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Wednesday, April 7, 2010 as of 11:14 AM ET

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Lee Ross

Supreme Court

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High Court Upholds Sex Offender Law

May 17, 2010 - 11:17 AM | by: Lee Ross

In a 7-2 ruling penned by Justice Stephen Breyer, the Supreme Court says a federal law passed by Congress to keep convicted sex offenders confined beyond the term of their prison sentences is Constitutional. The decision, however, does not foreclose the opportunity for the offenders from continuing to challenge their detention under other legal grounds.

Justice Breyer says there are sound reasons for the law adding that “The Federal Government, as custodian of its prisoners, has the constitutional power to act in order to protect nearby (and other) communities from the danger such prisoners may pose.”

Monday’s ruling falls under the Constitution’s “Necessary and Proper” Clause which Breyer offers five points of justification for upholding the law. “Taken together, these considerations lead us to conclude that the statute is a ‘necessary and proper’ means of exercising the federal authority that permits Congress to create federal criminal laws, to punish their violation, to imprison violators, to provide appropriately for those imprisoned, and to maintain the security of those who are not imprisoned but who may be affected by the federal imprisonment of others.”

The ruling does not address claims that the law violates the offenders’ rights under other Constitutional protections including the 14th Amendment’s guarantee to equal protection and due process.

Justices Clarence Thomas and Antonin Scalia dissent. They contend the law goes beyond the powers given the federal government by the Constitution. “To be sure, protecting society from violent sexual offenders is certainly an important end,” Thomas writes but continues by saying “the Constitution does not vest in Congress the authority to protect society from every bad act that might befall it.”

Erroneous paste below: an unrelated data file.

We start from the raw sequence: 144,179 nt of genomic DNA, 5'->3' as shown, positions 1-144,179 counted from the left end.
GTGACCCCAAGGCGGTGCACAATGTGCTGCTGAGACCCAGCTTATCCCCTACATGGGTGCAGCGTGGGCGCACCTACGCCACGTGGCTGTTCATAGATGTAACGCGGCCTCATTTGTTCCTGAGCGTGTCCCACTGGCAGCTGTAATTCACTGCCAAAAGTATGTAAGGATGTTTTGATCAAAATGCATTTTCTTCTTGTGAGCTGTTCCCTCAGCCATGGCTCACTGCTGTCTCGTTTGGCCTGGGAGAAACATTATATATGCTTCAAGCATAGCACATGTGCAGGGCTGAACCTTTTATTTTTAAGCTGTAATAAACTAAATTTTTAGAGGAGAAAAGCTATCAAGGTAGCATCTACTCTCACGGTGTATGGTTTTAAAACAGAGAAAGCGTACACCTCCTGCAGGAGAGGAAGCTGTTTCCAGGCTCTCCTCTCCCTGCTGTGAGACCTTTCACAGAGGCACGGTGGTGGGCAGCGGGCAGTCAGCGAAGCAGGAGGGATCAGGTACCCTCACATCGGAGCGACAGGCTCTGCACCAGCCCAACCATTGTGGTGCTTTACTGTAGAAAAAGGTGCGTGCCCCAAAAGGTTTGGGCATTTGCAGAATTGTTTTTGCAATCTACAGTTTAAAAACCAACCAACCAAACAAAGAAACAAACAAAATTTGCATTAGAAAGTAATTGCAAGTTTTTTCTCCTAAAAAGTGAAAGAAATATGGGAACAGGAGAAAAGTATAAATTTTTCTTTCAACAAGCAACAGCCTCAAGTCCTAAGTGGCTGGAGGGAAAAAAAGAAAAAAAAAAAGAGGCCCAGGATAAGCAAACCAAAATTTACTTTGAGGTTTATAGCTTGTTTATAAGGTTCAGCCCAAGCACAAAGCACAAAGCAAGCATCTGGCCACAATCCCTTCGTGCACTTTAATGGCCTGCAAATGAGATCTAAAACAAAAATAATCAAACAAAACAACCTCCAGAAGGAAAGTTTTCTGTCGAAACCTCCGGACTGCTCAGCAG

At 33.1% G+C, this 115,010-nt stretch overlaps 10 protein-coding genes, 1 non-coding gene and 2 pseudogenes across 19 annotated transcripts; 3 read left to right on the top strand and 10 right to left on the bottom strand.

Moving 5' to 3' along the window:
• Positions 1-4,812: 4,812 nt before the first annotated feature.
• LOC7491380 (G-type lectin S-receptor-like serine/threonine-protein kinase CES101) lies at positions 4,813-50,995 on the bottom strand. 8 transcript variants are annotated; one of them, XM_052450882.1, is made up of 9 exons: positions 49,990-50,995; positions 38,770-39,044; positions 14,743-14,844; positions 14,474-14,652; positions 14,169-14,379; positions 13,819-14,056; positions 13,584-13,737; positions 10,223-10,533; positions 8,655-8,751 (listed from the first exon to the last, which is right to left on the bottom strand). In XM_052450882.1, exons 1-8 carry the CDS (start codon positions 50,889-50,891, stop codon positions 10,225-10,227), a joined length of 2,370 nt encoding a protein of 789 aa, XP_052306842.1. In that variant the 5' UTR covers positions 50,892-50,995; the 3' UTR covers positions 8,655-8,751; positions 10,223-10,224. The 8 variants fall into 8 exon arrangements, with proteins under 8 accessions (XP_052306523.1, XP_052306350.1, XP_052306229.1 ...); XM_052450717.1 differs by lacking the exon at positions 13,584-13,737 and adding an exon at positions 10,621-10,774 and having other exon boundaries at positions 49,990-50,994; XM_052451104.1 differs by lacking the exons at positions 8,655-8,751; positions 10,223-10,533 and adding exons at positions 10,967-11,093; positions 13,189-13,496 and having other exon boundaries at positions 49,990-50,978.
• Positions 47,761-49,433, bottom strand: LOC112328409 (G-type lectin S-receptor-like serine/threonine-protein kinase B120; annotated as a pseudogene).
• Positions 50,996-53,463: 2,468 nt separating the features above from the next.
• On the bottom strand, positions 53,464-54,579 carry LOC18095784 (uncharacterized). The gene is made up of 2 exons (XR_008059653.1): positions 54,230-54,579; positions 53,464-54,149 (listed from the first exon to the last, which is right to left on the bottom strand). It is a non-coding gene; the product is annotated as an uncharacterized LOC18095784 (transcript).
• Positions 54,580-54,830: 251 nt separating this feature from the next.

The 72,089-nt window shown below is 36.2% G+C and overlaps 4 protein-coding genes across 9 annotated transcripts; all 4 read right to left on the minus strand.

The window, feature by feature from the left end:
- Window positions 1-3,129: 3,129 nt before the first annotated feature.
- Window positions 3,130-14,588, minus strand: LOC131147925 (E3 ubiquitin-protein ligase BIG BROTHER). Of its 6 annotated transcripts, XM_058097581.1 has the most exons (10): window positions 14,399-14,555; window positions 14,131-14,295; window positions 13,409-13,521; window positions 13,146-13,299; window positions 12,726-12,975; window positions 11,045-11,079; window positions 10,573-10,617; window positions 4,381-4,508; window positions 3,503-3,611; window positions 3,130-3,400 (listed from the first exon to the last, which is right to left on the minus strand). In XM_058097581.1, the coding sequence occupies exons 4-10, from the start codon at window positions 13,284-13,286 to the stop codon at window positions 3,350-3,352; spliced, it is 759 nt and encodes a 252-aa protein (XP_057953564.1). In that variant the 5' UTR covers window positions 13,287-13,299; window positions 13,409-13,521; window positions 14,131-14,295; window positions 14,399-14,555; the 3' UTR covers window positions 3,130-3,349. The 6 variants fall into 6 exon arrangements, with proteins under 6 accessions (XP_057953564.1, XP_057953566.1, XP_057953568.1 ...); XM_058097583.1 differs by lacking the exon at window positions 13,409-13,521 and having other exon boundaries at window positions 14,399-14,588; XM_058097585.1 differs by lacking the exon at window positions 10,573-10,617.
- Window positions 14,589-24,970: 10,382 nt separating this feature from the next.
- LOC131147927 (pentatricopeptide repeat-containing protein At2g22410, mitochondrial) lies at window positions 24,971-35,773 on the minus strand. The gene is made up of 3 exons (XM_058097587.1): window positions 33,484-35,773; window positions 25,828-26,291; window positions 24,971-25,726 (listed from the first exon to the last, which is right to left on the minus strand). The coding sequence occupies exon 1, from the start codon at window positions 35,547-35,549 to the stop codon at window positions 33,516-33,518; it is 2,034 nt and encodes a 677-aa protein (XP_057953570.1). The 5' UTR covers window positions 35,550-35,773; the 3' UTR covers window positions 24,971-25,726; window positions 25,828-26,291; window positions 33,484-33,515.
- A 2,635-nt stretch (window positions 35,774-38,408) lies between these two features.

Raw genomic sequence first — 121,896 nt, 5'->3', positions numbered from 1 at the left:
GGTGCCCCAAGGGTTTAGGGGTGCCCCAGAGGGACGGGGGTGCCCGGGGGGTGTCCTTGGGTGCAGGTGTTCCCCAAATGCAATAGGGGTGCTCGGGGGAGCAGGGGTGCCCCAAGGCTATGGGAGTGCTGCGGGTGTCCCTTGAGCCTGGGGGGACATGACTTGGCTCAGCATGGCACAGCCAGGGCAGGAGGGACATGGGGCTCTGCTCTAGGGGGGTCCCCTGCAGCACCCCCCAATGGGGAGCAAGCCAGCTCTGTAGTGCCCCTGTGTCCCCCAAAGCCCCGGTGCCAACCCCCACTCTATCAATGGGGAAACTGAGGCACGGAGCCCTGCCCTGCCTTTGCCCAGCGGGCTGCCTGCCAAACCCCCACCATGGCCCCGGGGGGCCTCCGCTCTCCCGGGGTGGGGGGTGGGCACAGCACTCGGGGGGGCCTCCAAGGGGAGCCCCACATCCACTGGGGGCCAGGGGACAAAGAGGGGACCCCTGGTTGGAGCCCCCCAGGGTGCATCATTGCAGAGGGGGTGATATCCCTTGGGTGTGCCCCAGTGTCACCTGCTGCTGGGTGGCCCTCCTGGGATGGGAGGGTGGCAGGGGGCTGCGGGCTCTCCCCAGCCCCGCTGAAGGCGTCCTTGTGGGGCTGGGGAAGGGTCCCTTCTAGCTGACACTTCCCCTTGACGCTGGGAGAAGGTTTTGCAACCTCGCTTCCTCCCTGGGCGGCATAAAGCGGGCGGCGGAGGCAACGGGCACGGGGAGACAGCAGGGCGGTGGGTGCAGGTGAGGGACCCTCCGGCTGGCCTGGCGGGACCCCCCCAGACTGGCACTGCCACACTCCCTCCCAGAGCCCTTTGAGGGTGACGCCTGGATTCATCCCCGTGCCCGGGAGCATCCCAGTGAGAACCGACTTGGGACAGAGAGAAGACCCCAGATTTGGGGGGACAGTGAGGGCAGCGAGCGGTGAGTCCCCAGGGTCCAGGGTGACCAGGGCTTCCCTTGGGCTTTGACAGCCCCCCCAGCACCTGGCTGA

Solicitor General Elena Kagan, President Obama’s selection to replace retiring Justice John Paul Stevens on the high court, argued and won the case on behalf of the government.

BACKGROUNDER

Supreme Court to Review Law Targeting Sex Predators Monday, June 22, 2009 By Lee Ross

The Supreme Court announced Monday it will review a lower court’s order that struck down part of a federal law designed to keep sexual deviants locked up beyond their criminal sentences.

The Court’s decision will be welcome news to victim’s rights advocates and others who supported the 2006 law known as the Adam Walsh Child Protection and Safety Act. A provision of that law allowed federal prosecutors to seek court-ordered “civil commitment” of sex offenders whose criminal sentences were about to end.

Earlier this year, a three judge appeals court panel in Richmond, Va. unanimously ruled that part of the law unconstitutional. They concluded the Constitution doesn’t allow the government to confine someone simply because it believes the person is sexually dangerous.

They said the government “has no unexhausted power to prosecute a former federal prisoner simply because he could violate [a law]; any person could violate federal law.”

In asking the Supreme Court to take the case, Solicitor General Elena Kagan defended the “important act of Congress” designed to protect Americans from people who are “sexually dangerous to others.” She argues the law is necessary and appropriate.

The primary purpose of the legislation was to create a national database of sex offenders.

“The goal of the act was to track these guys going across state lines,” says Ernie Allen President and CEO of the National Center for Missing & Exploited Children.

That part of the law is not under scrutiny nor are the civil commitment laws of at least 20 states.

The lawyers for five men each convicted of sexually-based crimes who remain imprisoned after their sentences expired asked the Court to deny further review. They argued there are other cases that would have provided the Court a better vehicle for examining the issue.

They also contend Congress does not have the authority to “institute new proceedings that extend federal power over an individual beyond that authorized by” the original conviction.

The Court will not hear the case until after its next term starts in October. However in April, Chief Justice John Roberts issued an order that keeps the men behind bars until the case is finally resolved.

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